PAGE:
Emeritus Professor of Philosophy of Science, Department of Philosophy, Logic, and Scientific Method, London School of Economics
John Worrall joined LSE as an undergraduate in 1965, initially intending to study Statistics and then become an Actuary. Unfortunately from the point of view of his future financial status, he sat in on Karl Popper’s lectures, and was riveted. He switched to the Philosophy Department and ended up studying a course that was part mathematics and statistics and part logic and philosophy. He came under the influence of Imre Lakatos – a force of nature and a real 24 hour-a-day intellectual. He studied for a PhD under Lakatos – developing the latter’s methodology of scientific research programmes and testing it against a detailed case-history from 19th century physics. (He tells the full story of how he got into Philosophy of Science here.)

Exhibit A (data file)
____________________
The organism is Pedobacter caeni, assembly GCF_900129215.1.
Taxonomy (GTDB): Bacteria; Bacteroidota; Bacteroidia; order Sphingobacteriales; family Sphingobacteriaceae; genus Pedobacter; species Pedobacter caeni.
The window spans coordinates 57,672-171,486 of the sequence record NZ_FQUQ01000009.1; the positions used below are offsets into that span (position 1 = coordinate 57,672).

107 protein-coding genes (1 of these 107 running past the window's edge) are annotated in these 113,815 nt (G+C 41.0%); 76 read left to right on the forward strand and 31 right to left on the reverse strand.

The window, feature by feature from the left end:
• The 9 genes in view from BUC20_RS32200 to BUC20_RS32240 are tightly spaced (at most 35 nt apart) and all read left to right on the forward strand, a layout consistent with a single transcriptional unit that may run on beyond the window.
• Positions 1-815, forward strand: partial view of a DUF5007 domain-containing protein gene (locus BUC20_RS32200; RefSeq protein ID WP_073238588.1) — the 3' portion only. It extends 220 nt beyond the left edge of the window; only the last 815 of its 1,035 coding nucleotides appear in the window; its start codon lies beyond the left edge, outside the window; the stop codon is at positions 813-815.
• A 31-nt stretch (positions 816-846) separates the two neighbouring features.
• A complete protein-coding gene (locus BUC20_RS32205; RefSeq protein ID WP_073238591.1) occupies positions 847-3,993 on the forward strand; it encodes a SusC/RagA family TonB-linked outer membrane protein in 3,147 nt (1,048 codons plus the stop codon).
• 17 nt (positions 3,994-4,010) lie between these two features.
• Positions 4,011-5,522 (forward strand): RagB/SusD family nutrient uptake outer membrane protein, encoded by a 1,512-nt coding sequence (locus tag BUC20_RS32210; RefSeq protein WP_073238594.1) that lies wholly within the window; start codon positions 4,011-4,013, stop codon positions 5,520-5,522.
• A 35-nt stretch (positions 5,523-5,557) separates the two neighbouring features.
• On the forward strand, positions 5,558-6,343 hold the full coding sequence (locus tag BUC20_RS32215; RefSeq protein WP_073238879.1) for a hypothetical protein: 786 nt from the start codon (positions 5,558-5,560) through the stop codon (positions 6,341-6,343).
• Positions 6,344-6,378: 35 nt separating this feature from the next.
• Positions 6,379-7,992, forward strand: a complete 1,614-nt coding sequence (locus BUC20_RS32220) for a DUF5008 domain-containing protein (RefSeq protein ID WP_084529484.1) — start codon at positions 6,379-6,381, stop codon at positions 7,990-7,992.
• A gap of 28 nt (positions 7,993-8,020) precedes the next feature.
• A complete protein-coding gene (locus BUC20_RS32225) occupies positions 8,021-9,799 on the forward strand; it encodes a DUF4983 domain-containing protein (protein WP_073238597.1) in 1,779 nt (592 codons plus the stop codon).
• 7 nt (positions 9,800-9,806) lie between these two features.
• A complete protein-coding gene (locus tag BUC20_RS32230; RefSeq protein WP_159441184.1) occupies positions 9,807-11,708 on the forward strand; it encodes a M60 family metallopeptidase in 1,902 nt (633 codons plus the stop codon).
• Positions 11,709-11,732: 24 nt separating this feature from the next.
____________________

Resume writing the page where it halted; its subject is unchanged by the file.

Worrall was appointed to a Lectureship at LSE in 1971, becoming Professor in the 1990s. Having for many years played the Cricket of Pure Reason for the LSE Staff Cricket XI (and, rather more seriously, for Highgate CC), his chief Departmental role became that of leader of its rock n roll band The Critique of Pure Rhythm. (And Convenor/Head of Department from 1996 to 1999.)
Worrall’s main intellectual interests are in theory-change in science – and its impact on the twin theses of scientific rationality and scientific realism. (You can watch a TEDx talk outlining the core issues here.) More recently, his research has mostly focused on methodological and evidential issues in medicine particularly those concerned with clinical trials and “Evidence-Based Medicine”.
He was for 10 years the Editor of The British Journal for the Philosophy of Science, has held Visiting Fellowships/Professorships at the Universities of Pittsburgh and Otago; and has given invited lectures around the world – in the USA and Canada, China, South America, Australia and New Zealand as well as Eastern and Western Europe. He was the founding Director of the LSE Centre for Philosophy of Natural and Social Science and is a former President of the British Society for the Philosophy of Science. He was made a Patron of Humanists UK in 2018. In 2019 he retired from LSE, becoming Emeritus Professor. (You can hear his farewell “exaugural” lecture here.) In 2020 he was awarded an Honorary Doctorate for his ‘major contributions to the Philosophy of Science’ by the University of A Coruña Spain.